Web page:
The project will implement comprehensive error and exception handling to ensure robustness and reliability. Different types of errors will be handled appropriately through different mechanisms.
Programming errors caused by mistakes in the code logic, such as null pointer exceptions, index out of bounds exceptions, type mismatch exceptions etc. will be caught using try-catch blocks and handled gracefully. For all checked exceptions, the code will either catch and handle the exception, or specify that it throws the exception. Unchecked exceptions will be caught and managed carefully. For any unexpected exceptions, detailed exception objects will be created containing information about the reason, location and stack trace of the error to help with debugging.
Custom exception classes will be defined for all expected application-level exceptions like invalid user input, database connection failures, network errors etc. These custom exceptions will allow capturing additional contextual information specific to that error type. For example, a custom ‘InvalidInputException’ can contain the invalid value that caused the exception. Standardized error handling code will process these custom exceptions and return appropriate user-friendly error responses.
Configuration and initialization errors will be detected early during the application startup phase. Detailed validation of external configuration files and databases will be done to check for any issues with credentials, file permissions, schema mismatches etc. and throw descriptive exceptions specifying the problem. This prevents failures later during normal execution.
Infrastructure and environmental errors outside the application’s control like network failures, disk errors, timeouts will be gracefully handled without crashing the application. For network requests, timeouts will be set and connection reset/failures will throw specific exceptions that backend error handling can interpret. File I/O will have try-with-resources blocks and timeout settings to avoid locks in case of issues accessing resources.
Logging of errors and exceptions will follow industry best practices to aid troubleshooting. A central logger will be configured to write to files and databases with contextual details. Each log will capture the full exception/error object, thread details, stack trace etc. Log levels can be configured and different log appenders used based on severity to balance between noise and silence. Periodic health checks will monitor disk space, log sizes to ensure logs don’t fill up during prolonged errors.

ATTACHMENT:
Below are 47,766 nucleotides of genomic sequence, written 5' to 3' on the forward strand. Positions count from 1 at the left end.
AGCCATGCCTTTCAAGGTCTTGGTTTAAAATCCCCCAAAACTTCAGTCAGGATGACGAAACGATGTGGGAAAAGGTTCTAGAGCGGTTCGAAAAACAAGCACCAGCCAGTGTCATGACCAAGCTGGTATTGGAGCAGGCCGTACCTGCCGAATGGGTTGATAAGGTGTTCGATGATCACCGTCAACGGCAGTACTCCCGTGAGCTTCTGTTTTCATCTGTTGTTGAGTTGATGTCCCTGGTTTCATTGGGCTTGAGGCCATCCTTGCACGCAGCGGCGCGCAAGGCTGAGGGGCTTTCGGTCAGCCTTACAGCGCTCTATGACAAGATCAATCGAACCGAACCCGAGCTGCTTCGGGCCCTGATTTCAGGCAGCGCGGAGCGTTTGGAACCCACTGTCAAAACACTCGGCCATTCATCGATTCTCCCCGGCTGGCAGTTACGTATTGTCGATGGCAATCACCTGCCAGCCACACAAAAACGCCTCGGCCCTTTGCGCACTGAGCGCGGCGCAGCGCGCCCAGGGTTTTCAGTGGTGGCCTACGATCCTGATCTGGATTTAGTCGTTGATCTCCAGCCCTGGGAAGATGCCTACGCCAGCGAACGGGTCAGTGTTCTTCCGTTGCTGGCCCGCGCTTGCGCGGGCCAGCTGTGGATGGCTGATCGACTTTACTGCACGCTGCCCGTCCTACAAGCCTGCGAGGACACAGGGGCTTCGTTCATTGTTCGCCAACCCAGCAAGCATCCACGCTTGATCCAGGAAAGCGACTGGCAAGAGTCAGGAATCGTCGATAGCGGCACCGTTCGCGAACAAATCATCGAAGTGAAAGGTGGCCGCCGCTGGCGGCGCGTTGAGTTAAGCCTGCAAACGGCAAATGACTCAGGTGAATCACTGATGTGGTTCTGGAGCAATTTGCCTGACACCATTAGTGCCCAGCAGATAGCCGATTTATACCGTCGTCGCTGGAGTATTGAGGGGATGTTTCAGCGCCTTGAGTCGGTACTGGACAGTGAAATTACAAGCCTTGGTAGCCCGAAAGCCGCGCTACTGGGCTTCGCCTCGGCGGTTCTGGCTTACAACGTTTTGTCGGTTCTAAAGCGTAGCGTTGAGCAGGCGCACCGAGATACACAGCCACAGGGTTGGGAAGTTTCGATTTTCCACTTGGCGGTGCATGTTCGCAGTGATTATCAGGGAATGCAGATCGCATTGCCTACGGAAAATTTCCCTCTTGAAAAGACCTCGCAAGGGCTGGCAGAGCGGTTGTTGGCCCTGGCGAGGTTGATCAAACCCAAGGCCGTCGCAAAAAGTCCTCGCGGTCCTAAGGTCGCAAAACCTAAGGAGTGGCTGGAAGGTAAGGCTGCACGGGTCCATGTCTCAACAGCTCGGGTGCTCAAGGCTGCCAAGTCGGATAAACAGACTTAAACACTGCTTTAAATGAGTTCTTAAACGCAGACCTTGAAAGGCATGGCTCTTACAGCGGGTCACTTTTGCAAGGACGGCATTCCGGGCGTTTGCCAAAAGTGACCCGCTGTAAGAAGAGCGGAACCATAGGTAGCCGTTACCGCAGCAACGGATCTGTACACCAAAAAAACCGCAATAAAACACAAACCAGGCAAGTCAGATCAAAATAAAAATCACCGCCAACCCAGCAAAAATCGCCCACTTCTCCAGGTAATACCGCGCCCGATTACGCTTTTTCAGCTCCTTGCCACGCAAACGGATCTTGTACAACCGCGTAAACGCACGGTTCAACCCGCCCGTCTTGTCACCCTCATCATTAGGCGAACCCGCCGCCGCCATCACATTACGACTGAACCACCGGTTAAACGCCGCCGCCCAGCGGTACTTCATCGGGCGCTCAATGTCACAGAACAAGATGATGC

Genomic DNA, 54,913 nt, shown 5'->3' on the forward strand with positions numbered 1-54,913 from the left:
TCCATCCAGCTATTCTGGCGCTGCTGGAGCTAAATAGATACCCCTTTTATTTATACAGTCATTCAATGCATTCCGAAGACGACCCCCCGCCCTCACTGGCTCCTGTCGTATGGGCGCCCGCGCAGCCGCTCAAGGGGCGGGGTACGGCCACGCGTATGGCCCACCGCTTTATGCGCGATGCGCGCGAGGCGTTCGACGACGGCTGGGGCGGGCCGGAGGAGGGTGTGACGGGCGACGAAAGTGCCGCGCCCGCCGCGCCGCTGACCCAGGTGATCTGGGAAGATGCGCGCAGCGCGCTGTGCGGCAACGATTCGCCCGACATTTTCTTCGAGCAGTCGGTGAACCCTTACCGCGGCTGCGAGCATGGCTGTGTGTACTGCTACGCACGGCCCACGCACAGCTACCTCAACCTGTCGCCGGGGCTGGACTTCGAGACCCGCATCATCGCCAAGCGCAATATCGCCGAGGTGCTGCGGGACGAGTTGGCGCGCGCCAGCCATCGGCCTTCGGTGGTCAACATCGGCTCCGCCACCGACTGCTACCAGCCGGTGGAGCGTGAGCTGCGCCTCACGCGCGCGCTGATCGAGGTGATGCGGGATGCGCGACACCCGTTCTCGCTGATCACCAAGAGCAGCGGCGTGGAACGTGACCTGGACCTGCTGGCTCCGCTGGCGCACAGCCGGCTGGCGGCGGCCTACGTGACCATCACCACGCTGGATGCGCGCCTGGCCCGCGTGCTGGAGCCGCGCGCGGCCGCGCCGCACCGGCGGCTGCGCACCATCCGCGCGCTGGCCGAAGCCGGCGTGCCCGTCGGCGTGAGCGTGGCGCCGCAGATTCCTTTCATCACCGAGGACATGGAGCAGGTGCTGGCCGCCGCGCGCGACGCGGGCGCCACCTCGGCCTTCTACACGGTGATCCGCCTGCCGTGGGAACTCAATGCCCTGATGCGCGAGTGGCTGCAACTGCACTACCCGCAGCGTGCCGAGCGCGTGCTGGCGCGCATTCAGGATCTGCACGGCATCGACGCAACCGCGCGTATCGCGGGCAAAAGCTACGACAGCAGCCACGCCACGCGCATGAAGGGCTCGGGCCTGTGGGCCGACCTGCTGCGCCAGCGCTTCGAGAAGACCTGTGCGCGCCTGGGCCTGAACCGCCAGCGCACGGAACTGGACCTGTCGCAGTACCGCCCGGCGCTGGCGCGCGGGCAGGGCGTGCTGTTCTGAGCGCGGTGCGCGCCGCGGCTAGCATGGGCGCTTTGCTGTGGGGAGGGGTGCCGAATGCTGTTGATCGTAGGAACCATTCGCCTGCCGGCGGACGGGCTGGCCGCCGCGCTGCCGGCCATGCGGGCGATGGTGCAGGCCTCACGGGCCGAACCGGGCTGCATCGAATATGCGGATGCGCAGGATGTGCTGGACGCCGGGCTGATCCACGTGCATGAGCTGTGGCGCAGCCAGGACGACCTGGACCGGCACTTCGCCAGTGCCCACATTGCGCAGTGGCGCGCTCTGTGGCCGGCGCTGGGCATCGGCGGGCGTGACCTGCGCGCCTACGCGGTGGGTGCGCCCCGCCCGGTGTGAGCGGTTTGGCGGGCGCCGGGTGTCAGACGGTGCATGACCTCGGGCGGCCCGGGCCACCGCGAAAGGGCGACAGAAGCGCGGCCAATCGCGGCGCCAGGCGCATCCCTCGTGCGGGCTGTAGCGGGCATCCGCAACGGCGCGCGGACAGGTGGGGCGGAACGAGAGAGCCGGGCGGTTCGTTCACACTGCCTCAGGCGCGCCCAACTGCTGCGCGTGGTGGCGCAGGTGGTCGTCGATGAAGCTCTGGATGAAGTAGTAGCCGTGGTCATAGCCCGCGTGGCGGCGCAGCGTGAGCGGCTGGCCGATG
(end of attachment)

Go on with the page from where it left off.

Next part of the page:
For known application errors that may occur frequently, specific error codes mapped to user-friendly messages will be returned instead of full exceptions for client-facing APIs. 4xx and 5xx HTTP status codes will classify client and server errors as per REST guidelines. Non-critical errors may be gracefully ignored/logged based on configuration to avoid frequent crashing.
A centralized error handling framework based on dependency injection will process exceptions/errors across the application layers. It will parse exceptions, log details to files/databases, and return consistent machine-readable or user-friendly responses. Common class hierarchies for errors, logging and configurations will promote separation of concerns and testability.
Comprehensive automated unit and integration testing of error paths will be part of the initial development and ongoing quality assurance. Error scenarios and exceptions will be simulated to validate graceful handling without crashes. Tests will validate logged details, responses are as expected for different error types. Performance tests will evaluate the handling under varying load conditions.
Monitoring and instrumentation of the deployed system will continuously watch for emerging exceptions/errors. Metrics will show rates of known and unknown exceptions. Alerts will notify on changes in failure volumes compared to historical baselines. Distributed tracing can help troubleshoot specific problematic requests generating errors. Over time, previously unknown errors may be categorized, or the underlying issues resolved based on evidence from monitoring.
Together, these techniques will ensure a robust and resilient application architecture. Careful error handling prevents failures from impacting users while aiding debugging through structured logging, monitoring, and testing. The practices adopted will deliver high service reliability and improve user experience of the system even during exceptional conditions.